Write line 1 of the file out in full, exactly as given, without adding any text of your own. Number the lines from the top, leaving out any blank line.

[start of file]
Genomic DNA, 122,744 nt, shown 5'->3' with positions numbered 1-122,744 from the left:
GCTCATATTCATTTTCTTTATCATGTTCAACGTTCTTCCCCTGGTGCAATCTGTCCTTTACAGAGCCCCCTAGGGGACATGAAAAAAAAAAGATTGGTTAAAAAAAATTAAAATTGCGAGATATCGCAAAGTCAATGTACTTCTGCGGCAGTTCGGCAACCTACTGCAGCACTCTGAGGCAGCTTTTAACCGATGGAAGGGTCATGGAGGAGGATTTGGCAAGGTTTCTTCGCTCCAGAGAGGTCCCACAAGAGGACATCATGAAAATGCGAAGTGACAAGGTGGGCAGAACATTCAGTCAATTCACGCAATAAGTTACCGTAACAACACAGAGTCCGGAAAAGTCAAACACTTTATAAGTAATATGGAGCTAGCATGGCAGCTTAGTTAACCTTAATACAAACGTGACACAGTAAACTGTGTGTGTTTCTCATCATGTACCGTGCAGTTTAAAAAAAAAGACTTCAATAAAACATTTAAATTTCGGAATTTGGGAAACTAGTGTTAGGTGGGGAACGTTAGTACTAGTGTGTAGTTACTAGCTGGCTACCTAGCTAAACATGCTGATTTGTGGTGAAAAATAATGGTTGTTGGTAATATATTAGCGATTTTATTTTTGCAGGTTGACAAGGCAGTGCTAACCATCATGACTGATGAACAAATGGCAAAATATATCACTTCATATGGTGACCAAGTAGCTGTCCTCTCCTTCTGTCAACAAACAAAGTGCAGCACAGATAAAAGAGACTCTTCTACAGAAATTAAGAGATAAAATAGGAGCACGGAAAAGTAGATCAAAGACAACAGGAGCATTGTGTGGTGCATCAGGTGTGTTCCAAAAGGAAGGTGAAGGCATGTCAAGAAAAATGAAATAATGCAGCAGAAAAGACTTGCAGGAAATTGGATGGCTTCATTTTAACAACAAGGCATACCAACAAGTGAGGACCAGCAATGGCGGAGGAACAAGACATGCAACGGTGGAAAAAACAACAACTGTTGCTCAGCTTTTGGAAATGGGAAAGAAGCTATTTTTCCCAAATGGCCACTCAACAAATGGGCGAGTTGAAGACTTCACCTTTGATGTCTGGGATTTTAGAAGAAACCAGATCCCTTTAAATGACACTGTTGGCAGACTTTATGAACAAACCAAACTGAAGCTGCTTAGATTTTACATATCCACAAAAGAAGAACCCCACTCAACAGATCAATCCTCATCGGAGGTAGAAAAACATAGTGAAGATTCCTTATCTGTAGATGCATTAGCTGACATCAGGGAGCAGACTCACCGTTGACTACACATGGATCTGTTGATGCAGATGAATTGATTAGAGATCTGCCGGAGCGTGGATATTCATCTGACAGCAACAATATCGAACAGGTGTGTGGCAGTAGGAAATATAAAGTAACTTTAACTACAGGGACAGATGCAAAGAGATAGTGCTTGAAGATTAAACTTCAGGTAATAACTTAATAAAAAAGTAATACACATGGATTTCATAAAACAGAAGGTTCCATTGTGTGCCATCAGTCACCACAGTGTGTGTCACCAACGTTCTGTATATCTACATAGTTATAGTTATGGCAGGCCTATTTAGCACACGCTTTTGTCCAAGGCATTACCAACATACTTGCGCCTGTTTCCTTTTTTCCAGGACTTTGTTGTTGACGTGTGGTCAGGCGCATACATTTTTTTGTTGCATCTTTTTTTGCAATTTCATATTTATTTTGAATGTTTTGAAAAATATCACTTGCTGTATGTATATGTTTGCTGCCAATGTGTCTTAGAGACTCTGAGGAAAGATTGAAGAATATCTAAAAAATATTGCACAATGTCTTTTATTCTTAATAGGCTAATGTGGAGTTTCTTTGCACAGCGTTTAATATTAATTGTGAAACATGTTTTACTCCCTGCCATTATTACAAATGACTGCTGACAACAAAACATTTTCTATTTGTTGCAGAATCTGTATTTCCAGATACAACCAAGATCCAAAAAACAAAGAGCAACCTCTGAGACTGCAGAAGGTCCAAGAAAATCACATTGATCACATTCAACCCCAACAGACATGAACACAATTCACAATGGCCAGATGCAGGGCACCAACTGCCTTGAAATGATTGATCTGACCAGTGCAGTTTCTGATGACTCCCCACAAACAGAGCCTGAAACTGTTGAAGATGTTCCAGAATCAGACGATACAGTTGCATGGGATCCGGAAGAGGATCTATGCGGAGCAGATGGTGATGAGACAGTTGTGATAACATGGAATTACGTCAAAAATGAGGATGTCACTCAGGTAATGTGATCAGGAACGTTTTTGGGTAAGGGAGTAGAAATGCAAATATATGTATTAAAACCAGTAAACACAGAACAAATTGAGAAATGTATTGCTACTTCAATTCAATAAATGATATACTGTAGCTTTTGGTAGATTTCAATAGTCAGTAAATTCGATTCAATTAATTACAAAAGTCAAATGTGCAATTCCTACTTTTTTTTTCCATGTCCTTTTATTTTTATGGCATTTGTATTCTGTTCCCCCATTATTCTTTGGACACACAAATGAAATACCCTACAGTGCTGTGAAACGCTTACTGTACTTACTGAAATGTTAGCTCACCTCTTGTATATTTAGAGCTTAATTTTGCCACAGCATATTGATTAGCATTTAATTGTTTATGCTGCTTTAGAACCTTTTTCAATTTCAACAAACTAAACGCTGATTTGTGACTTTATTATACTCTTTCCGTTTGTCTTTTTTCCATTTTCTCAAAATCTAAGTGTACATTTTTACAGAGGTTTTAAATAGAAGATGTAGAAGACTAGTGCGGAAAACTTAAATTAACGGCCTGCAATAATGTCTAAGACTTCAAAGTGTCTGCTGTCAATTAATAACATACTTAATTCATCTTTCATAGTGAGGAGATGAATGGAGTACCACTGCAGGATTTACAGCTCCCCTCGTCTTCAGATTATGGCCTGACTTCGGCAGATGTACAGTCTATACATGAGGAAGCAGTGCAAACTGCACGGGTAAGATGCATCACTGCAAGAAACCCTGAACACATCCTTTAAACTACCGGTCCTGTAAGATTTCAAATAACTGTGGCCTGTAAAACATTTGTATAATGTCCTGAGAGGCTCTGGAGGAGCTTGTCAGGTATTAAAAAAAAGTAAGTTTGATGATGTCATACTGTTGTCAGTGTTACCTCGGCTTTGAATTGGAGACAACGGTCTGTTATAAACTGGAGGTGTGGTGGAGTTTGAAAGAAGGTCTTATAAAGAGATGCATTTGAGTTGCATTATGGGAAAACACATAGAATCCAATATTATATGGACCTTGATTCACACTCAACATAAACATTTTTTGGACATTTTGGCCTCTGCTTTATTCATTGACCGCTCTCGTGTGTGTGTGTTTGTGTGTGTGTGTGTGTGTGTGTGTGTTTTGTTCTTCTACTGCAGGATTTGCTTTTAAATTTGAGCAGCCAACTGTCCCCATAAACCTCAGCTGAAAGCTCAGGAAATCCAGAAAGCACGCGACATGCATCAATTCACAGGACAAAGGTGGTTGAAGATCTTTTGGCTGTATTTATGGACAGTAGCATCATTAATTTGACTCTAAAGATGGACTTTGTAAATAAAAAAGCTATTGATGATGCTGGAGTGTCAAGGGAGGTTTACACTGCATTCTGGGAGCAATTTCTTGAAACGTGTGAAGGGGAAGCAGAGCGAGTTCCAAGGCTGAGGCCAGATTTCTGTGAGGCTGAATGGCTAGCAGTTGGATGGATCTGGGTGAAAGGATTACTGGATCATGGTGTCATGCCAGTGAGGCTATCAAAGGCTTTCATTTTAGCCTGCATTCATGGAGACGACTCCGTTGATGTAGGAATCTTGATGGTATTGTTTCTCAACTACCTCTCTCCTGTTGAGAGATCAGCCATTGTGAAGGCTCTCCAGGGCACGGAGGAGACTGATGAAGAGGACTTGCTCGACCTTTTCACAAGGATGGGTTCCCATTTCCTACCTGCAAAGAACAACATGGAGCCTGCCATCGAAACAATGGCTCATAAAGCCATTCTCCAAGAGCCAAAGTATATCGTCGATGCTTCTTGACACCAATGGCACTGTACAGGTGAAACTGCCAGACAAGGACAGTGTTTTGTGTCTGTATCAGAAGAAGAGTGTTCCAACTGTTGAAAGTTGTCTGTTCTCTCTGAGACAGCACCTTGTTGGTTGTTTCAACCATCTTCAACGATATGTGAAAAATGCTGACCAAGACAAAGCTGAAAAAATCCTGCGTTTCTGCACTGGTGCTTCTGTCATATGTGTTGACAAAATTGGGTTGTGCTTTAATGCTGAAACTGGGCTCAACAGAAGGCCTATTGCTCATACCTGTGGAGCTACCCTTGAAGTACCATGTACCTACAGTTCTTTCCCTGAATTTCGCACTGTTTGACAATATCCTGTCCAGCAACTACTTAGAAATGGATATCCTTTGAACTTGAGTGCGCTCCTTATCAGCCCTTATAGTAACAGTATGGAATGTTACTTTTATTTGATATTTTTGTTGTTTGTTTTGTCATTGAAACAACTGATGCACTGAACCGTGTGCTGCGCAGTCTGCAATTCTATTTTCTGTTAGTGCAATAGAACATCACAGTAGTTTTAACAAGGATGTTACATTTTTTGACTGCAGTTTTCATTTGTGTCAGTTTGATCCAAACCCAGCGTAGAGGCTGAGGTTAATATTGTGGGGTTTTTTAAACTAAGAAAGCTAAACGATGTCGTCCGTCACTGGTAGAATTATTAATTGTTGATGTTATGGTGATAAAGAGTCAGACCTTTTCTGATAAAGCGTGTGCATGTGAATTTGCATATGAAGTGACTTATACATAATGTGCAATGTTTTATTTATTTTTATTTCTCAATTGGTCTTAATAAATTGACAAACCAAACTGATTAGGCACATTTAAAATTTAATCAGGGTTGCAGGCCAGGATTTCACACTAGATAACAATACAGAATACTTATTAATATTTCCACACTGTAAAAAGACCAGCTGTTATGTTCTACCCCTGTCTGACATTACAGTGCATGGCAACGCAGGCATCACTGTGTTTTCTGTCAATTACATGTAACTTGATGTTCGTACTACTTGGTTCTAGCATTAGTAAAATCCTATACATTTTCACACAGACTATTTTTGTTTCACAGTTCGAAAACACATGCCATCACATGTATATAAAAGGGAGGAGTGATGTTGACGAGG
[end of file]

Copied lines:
Genomic DNA, 122,744 nt, shown 5'->3' with positions numbered 1-122,744 from the left: